The following post is excerpted from my new book, Deeper Magic: The Theology Behind the Writings of C. S. Lewis (Square halo Books, 2016). If you find this interesting, there is more where it came from!
C. S. Lewis wants to combat the modern tendency to associate transcendent being with abstraction so badly that he boldly calls God “concrete.” If God is a spirit, this word cannot be meant literally in its normal meaning of tangible. But Lewis wants us to think of God as something more solid than physical reality, as something at the opposite pole from nebulous. He conveys this idea effectively in his portrait of heaven in The Great Divorce, where the grass pierces the feet of the spirits from the gray town. So if we take “concrete” metaphorically, it is one of Lewis’s more brilliant descriptions of God as the One who is ultimately real. There is nothing nebulous about Him; He has a definite what-ness. “He is ‘absolute being’—or rather the Absolute Being—in the sense that He alone exists in His own right. But there are things which God is not. In that sense He has a determinate character. Thus He is righteous, not a-moral; creative, not inert” (Miracles 90). He is a Trinity, not a monad. One of the clearest statements is this one:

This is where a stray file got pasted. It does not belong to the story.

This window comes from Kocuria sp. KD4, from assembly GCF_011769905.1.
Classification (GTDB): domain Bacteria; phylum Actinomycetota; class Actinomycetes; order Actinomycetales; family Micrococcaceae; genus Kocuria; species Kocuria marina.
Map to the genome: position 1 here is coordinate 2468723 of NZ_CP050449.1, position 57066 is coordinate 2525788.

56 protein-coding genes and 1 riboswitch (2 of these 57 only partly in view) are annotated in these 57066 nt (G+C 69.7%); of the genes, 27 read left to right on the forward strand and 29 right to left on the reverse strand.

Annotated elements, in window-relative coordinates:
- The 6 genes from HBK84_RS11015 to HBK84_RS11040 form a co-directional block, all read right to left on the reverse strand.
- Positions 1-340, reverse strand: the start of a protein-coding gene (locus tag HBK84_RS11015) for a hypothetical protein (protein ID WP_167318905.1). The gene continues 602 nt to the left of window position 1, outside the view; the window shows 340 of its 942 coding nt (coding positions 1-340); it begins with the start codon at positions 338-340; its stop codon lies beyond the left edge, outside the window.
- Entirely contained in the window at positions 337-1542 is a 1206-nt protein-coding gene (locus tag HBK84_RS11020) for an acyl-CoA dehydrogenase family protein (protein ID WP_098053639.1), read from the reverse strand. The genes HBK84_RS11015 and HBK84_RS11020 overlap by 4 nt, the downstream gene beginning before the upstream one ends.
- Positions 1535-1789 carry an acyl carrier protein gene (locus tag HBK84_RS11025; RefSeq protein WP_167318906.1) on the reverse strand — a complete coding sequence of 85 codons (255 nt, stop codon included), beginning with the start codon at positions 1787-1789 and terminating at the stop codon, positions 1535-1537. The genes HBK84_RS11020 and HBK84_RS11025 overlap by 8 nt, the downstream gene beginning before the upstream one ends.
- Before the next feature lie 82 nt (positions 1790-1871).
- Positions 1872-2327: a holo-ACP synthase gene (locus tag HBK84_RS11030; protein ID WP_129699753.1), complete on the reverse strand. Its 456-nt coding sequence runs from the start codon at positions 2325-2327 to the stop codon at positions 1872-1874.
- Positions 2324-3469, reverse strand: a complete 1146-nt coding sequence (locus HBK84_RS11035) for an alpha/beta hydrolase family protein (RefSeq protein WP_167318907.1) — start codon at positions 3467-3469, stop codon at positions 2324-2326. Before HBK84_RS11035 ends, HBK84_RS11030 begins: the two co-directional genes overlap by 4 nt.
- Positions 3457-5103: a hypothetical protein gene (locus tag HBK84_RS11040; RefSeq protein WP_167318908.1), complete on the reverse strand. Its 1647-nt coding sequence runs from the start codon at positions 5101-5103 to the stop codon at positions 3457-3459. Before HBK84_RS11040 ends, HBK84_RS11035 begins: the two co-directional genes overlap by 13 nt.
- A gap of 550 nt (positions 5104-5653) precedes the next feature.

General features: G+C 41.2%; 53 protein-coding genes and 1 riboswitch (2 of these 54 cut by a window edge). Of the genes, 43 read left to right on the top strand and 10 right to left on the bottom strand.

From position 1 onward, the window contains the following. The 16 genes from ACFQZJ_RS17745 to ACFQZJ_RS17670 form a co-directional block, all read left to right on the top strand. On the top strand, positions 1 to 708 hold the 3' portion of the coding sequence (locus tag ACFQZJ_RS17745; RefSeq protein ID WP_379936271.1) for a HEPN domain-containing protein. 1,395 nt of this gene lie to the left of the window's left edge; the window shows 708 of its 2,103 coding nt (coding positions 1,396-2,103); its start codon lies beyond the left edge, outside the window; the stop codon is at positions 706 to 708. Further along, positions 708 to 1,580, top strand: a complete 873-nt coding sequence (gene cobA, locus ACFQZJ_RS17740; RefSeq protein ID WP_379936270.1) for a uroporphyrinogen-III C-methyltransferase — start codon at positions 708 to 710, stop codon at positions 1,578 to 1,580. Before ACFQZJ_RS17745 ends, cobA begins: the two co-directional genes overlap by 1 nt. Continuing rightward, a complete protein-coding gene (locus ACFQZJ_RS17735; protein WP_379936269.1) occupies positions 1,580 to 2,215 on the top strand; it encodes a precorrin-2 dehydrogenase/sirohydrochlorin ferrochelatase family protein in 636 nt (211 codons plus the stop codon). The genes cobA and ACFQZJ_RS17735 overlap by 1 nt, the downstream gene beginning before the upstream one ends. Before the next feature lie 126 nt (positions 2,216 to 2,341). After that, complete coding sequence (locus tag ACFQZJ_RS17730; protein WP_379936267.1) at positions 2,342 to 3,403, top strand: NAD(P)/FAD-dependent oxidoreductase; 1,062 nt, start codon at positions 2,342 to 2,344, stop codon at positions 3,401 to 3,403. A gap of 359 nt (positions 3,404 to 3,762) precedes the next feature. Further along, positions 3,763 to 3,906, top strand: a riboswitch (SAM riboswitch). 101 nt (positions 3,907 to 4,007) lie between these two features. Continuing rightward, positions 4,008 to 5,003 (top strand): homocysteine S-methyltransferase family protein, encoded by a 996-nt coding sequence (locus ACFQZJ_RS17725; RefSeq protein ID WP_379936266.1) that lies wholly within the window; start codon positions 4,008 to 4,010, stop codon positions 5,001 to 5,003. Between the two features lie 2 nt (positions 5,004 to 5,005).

“God is basic Fact or Actuality, the source of all other facthood. At all costs therefore He must not be thought of as a featureless generality. If He exists at all, He is the most concrete thing there is, the most individual, ‘organized and minutely articulated.’ He is unspeakable not be being indefinite but by being too definite for the unavoidable vagueness of language” (Miracles 93).
To combine the solidity of a Being who exists necessarily and eternally and is the Source of all other existence with the definiteness of a God who is personal and holy and active taxes our imaginations and our understanding; but this is the God the Bible presents to us. This God has all the absoluteness a philosopher could desire, but He is not the god of the philosophers but of Abraham, Isaac, and Jacob. He is the God of creation and Sinai, of the Cross and the Resurrection. His is what He is, and we must adjust to that uncompromising Reality. “And as Jill gazed at [Aslan’s] motionless bulk, she realized that she might as well have asked the whole mountain to move aside for her convenience” (The Silver Chair 20).
Not absolute or personal, not infinite or individual, not transcendent or dynamic: this is not the god we might have imagined but the unconditioned Reality that just is, and who is serenely and supremely both.
Donald T. Williams is R. A. Forrest Scholar at Toccoa Falls College in the hills of NE Georgia. For more of his writings, check out the Lantern Hollow e-store:
And especially look for his newest book, from which this post is excerpted: Deeper Magic: The Theology Behind the Writings of C. S. Lewis (Square Halo Books, 2016)!